Soup, Soup and More Soup ...

People of the Regency era really loved their soup.

Apparently so much that one could not plan a ball until one had enough white soup made.

Wait ... what?

“By the bye, Charles, are you really serious in meditating a dance at Netherfield?—I would advise you, before you determine on it, to consult the wishes of the present party; I am much mistaken if there are not some among us to whom a ball would be rather a punishment than a pleasure.”

“If you mean Darcy,” cried her brother, “he may go to bed, if he chooses, before it begins—but as for the ball, it is quite a settled thing; and as soon as Nicholls has made white soup enough I shall send round my cards.”

- Jane Austen, Pride and Prejudice.

Soup was so essential to a dinner table it was crass to refuse it.

Wait ... what?

As many of you are aware, high society during the time of Jane Austen was referred to as "polite society" for their many complex rules of etiquette. Violating one of these rules would display one's lack of class and cause raised eyebrows aplenty.

I thought I might share one of the oddest rules I have encountered in regards to table manners, with a short excerpt from my upcoming release.

Emma knew her brow was furrowed, but try as she might, she could not relax the muscles in her face. “But what if I do not want the soup?”

Perry rubbed his hands over his face, clearly still recovering from the night before. “You must accept the soup.”

“What if I do not like the soup that is served?”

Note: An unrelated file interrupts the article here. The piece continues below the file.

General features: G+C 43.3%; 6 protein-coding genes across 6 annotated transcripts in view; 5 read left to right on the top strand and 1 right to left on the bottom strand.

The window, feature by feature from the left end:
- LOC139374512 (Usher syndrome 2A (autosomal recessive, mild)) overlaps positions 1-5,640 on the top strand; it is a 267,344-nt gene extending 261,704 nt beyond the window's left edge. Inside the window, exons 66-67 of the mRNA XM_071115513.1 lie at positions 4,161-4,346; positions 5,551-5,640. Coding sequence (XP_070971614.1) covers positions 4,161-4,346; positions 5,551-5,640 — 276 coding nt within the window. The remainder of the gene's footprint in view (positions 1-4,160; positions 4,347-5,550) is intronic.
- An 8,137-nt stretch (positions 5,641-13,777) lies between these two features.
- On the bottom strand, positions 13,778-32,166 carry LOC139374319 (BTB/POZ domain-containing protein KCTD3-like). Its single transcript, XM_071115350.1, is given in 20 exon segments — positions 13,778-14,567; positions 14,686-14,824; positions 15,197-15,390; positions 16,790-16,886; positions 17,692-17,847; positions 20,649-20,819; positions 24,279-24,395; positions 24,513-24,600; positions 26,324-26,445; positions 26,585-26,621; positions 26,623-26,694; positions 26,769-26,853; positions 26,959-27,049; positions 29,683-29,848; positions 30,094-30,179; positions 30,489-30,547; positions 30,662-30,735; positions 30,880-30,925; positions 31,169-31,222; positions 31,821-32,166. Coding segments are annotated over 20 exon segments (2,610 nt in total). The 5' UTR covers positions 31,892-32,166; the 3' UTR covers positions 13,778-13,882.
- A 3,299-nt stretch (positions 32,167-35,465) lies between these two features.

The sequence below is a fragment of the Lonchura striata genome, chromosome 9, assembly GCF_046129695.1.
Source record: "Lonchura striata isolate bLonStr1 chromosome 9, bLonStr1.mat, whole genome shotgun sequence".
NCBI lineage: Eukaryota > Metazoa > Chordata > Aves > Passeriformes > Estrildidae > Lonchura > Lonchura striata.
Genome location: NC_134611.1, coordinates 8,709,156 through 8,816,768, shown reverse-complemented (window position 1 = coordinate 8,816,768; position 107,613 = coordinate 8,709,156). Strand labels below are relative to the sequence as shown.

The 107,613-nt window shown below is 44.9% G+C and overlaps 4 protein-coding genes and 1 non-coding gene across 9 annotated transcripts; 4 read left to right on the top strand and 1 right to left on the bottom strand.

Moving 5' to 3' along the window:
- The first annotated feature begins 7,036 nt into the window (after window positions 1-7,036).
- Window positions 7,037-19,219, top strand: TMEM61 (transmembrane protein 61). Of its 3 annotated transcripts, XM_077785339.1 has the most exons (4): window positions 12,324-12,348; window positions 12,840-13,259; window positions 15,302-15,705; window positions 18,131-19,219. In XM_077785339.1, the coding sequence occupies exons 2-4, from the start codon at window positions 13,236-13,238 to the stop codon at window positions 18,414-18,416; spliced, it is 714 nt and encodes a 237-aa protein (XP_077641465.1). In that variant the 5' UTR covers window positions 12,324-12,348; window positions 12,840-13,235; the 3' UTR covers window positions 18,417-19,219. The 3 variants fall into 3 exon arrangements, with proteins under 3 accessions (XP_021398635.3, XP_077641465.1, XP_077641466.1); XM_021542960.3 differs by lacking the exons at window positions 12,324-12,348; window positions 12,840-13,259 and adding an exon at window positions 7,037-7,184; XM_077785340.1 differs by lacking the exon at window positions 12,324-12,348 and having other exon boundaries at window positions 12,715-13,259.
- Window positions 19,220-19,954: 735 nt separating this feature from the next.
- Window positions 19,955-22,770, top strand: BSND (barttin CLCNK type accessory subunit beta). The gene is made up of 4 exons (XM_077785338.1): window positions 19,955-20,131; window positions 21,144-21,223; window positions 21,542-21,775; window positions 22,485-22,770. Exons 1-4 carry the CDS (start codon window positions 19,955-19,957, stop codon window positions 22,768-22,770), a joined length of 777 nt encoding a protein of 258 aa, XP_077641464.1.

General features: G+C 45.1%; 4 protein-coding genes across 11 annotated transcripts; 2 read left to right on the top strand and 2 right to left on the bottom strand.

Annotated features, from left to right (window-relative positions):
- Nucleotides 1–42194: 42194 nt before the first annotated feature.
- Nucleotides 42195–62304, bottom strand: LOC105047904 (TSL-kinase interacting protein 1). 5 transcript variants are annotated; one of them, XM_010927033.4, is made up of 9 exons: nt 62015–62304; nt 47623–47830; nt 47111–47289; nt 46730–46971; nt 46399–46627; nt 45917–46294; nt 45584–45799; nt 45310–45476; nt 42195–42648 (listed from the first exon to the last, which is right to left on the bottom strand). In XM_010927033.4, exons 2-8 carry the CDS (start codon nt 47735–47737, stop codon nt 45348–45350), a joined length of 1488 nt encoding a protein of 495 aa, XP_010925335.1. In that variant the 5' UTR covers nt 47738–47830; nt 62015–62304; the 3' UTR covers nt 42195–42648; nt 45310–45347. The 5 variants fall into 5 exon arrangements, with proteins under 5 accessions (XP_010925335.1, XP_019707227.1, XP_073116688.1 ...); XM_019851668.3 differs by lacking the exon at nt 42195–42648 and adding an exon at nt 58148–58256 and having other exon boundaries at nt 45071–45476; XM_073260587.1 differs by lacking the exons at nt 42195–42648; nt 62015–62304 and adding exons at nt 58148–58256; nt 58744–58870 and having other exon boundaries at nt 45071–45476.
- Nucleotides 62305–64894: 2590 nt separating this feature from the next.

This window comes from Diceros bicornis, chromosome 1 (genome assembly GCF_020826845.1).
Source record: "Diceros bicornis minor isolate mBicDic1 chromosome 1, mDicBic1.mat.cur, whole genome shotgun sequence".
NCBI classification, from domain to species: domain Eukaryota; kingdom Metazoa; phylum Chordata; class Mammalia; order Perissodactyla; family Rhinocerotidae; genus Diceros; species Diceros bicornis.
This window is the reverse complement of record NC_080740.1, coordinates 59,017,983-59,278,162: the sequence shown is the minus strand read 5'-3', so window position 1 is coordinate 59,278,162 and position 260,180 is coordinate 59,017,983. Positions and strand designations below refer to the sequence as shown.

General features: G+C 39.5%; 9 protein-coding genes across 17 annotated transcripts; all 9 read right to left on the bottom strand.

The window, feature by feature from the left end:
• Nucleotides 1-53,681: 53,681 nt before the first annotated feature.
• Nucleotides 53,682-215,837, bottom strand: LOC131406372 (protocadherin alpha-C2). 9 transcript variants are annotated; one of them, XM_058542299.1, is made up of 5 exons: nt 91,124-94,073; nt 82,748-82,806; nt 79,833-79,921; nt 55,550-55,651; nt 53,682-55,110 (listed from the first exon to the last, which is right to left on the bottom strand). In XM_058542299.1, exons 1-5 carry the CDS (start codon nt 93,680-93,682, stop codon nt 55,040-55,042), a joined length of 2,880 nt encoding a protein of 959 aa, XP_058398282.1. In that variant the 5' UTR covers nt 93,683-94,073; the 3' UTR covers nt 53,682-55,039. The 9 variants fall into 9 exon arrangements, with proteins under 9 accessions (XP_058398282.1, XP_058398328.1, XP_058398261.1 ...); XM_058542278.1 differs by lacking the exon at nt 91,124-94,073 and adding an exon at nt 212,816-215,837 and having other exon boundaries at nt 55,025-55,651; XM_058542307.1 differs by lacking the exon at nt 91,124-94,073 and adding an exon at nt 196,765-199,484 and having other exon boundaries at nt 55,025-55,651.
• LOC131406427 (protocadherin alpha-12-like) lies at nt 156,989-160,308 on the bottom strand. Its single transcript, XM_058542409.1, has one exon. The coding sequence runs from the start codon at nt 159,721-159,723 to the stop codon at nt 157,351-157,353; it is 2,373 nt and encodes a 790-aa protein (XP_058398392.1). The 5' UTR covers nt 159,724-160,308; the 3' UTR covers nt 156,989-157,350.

“It does not signify. One always accepts the soup.”

(Excerpt from My Fair Bluestocking by Nina Jarrett)

There were no exceptions. If one did not want the soup, one accepted it and toyed with it to pretend one was eating it.

One wonders what the hostess would do if you simply said, "No soup for me, thank you." Did the world end? Did all conversation stop? Did the hostess burst into tears?

And even Thomas Rowlandson piped in with a drawing about an inept footman spilling soup, which the Royal Collection Trust explains.

A hand-coloured print of a footman, wearing garishly coloured livery, who in his wish to carry a tureen of soup with one hand, tips the contents over a woman seated on the left.

The footman also drops a joint of meat over a dog much to the horror of the older mistress of the house seated on the right. In the background, enters a buxom maid with another plate of food. Above, a parrot screams from its cage.

Below the design are instructions to footmen as to how to present dishes at table.

- Image and description from Royal Collection Trust

In chapter three of Inconvenient Brides, a feisty bluestocking meets a spoilt buck from London, and sparks fly in every direction while they navigate the intricacies of high society.

And eat soup.

My Fair Bluestocking is my newest tale of passion ... and dinner!

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